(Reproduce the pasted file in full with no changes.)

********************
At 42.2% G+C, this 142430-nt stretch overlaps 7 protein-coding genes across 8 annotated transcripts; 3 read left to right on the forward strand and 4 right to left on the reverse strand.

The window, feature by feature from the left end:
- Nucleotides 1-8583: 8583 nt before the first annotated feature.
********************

At 42.2% G+C, this 142430-nt stretch overlaps 7 protein-coding genes across 8 annotated transcripts; 3 read left to right on the forward strand and 4 right to left on the reverse strand.

The window, feature by feature from the left end:
- Nucleotides 1-8583: 8583 nt before the first annotated feature.